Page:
Ordinary People, Extraordinary Things: A Reflection on Cesar Chavez’s Legacy
“The job of a leader is to make ordinary people do extraordinary things.”
Nowadays it’s hard to remember this. You think you need gobs of dólares à la Mitt Romney or Barack Obama, proving that today, a leader’s electability is tied more to his ability to rake in the cash than by the quaint notion of good, sensible ideas. And of course, there’s Facebook and Twitter, the daily Olympics of self-promotion, telling everyone how great and perfecto my life is–¡I landed this opportunity! ¡I’m going on that vacación!
[Few of us EVER share how: I got passed up for this, how I actually tried collecting an outstanding moral debt (how horrible) just to have it kicked down the road with, "I'm in the same boat, but if I come across anyone who can help, I'll pass along your 411."]
“The job of a leader is to make ordinary people do extraordinary things” are words repeated again and again by César Chávez, said Dolores Huerta, who co-founded with Chávez the United Farm Workers union fifty years ago as field hands fought for more protections–you know a toilet to use after hours of back-breaking work, clean drinking water in ba-zillion degree weather (which leads to needing a bathroom), not having DDT sprayed on you while you pick the fruit and vegetables that nourish America’s kitchen tables.
That she is a firecracker who frequently zips around the country karate-chopping injustice in her path and whipping youngin’s bootays who can’t keep up with her, well, that’s another post.
At the renaming of the main auditorium at the U.S. Department of Labor after César Chávez, I wondered how this humble man (whose family acknowledged would have been uncomfortable with this spotlight) would feel that this commemoration was happening while comprehensive immigration reform is stalled in Washington. This impasse between the federal government and states has given birth to a climate of persecution, fear, and an erosion of civil rights and basic American principles of dignity and equal opportunity in parts of our nation.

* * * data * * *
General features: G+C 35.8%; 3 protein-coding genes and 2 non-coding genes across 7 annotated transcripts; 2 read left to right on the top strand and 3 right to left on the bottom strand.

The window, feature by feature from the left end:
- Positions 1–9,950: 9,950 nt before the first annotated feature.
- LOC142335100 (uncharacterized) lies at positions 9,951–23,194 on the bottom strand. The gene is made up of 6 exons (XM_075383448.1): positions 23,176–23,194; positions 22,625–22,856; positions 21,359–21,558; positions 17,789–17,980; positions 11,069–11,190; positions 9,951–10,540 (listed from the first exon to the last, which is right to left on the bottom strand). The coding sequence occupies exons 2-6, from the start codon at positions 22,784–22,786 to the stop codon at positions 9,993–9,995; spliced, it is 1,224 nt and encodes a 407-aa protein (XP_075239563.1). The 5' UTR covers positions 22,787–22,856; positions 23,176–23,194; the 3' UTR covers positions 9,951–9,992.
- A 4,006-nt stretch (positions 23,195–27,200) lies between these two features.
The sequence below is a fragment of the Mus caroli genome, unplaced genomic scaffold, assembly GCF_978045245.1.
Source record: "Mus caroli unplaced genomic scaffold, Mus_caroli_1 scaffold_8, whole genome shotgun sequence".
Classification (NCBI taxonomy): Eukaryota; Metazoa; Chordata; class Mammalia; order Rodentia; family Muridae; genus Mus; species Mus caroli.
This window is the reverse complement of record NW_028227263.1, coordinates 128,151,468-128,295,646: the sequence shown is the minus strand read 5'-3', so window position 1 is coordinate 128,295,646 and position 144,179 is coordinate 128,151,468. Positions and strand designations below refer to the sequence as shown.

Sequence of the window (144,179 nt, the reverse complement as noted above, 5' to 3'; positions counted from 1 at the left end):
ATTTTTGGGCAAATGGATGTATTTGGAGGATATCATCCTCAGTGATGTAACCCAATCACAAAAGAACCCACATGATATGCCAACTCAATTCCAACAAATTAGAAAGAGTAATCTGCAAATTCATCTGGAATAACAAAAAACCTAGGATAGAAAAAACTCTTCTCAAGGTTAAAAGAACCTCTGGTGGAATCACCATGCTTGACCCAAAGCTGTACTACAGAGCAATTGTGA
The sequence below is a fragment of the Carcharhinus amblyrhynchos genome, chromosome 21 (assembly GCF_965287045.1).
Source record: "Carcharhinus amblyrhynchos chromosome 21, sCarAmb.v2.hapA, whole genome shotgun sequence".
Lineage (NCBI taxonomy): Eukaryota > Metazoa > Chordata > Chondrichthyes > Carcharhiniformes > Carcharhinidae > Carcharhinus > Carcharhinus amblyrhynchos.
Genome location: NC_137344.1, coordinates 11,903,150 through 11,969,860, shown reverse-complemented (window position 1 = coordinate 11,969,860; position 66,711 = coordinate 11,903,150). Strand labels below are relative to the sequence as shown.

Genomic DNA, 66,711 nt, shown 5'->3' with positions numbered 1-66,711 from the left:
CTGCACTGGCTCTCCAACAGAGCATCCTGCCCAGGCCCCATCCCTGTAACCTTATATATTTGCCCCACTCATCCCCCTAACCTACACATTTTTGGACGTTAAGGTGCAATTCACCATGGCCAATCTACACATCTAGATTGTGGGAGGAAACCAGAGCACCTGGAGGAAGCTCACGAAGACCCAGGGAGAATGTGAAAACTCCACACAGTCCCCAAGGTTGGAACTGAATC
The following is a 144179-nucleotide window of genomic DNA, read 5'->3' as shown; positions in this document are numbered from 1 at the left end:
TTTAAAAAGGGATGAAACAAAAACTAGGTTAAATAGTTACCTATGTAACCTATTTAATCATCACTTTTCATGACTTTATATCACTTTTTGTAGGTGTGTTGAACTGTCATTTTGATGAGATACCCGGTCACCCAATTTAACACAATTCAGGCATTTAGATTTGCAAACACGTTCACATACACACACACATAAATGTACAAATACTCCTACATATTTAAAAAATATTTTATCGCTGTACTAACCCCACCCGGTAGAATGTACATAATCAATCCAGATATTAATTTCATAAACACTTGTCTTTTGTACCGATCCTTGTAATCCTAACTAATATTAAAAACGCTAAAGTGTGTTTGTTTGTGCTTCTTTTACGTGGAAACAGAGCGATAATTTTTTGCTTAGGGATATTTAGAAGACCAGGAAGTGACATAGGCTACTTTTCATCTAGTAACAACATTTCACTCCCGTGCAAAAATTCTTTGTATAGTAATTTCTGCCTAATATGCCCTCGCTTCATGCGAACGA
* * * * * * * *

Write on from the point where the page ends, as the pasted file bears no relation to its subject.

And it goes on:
I also thought about the politicians who know how to get a crowd’s juices flowin’ with strategic ¡Vivas! or ¡Si se puedes!, but then return to their offices to cut deals that amount to D-barely-passing-by-a-thread-work.
I guess that’s the difference between activism and policy, a truce that acknowledges, let’s just pass this law, and we can make it better–laters.
“Waiting for César Chávez” could be the name of a future documentary about the Latino community’s search for the next great leader who will at once bridge all our differences of class, culture, ethnicity, race, socio-economics, politics, and educational attainment–plus not threaten the mainstream because she speaks perfect Ivy-league English. You know, equally down with los vatos of East L.A. AND the ricos of Pasadena. (Anyone want to ask our post-post racial Prez how that’s goin’?)
But César wouldn’t have wanted another César Chavez.
He would have wanted many César Chávezes, someone said.
“Waiting for Many César Chávezes” doesn’t have that same Hollywood ring to it.
Maybe, THAT’S it.